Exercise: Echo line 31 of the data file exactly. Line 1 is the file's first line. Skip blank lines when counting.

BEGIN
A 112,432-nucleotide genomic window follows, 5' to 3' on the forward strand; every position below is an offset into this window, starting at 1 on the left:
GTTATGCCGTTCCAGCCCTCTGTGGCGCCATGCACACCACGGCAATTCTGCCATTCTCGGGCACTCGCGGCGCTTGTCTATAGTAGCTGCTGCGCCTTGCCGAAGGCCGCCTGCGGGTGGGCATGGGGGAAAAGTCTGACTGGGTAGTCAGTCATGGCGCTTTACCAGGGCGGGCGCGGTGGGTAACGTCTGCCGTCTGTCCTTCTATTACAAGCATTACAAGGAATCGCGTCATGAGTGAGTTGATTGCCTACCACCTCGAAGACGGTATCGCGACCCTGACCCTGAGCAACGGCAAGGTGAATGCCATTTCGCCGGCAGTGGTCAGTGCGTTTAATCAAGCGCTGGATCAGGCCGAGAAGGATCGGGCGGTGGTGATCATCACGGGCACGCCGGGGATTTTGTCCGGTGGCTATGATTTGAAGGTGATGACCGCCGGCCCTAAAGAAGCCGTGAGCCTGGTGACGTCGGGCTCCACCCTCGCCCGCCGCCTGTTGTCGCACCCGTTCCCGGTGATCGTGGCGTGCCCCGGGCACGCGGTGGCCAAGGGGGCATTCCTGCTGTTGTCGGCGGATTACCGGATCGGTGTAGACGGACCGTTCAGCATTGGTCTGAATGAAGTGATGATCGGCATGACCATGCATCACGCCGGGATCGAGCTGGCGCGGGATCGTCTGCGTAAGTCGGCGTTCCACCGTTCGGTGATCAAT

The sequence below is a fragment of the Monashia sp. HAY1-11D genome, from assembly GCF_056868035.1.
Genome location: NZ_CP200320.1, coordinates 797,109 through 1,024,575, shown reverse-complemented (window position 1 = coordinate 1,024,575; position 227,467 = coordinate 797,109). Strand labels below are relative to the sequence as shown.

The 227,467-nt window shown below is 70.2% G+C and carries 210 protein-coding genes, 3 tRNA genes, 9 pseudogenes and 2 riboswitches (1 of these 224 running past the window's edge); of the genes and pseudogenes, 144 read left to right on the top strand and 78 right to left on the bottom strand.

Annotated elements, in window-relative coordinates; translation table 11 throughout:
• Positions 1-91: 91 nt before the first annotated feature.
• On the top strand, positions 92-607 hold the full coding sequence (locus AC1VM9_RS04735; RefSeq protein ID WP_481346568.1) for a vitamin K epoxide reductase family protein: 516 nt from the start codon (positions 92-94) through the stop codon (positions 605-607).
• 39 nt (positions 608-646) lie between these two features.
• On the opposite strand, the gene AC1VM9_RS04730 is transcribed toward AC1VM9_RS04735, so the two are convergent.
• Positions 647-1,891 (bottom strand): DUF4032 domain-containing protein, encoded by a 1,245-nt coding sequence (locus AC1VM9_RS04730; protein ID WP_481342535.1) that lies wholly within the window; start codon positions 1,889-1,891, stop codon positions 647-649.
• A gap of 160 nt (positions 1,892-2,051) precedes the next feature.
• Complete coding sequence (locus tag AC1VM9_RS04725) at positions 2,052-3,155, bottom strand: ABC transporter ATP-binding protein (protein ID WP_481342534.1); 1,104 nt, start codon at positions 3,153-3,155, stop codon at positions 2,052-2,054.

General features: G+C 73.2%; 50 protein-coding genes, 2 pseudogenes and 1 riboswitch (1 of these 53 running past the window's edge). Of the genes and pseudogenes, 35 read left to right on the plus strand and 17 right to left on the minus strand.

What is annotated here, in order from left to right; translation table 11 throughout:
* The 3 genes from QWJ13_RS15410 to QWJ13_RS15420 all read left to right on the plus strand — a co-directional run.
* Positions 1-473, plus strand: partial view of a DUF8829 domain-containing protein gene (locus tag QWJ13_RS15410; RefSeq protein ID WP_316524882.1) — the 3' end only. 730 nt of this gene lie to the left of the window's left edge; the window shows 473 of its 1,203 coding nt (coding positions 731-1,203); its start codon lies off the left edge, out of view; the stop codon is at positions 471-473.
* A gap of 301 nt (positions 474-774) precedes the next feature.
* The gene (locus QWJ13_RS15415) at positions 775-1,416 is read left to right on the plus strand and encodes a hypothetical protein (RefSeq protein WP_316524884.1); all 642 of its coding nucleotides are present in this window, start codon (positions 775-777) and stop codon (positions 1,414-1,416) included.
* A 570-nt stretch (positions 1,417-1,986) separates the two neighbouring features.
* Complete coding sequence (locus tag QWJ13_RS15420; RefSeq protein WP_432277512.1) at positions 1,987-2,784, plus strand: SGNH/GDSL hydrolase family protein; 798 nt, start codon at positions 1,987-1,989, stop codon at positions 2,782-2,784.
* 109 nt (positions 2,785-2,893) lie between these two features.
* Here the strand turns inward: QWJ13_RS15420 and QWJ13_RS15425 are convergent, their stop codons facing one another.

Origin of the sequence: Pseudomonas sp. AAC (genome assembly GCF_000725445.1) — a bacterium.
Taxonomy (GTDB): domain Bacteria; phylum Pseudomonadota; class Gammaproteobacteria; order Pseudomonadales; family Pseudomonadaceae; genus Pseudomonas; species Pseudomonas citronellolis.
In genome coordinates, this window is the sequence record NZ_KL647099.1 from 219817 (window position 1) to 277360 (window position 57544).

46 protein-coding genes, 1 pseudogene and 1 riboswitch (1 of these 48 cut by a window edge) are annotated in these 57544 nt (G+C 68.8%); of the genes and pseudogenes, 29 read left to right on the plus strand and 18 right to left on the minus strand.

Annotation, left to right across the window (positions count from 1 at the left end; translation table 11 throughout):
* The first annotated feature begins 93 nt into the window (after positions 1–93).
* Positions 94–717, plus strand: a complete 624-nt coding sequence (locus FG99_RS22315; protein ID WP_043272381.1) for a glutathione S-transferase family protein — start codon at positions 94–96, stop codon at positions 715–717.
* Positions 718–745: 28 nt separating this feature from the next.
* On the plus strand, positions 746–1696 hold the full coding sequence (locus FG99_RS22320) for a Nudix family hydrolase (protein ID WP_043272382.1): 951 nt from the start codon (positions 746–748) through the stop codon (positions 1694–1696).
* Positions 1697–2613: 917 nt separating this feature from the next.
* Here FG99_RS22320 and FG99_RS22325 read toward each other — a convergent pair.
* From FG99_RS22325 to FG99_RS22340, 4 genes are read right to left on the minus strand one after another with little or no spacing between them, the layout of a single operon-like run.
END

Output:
* Positions 718–745: 28 nt separating this feature from the next.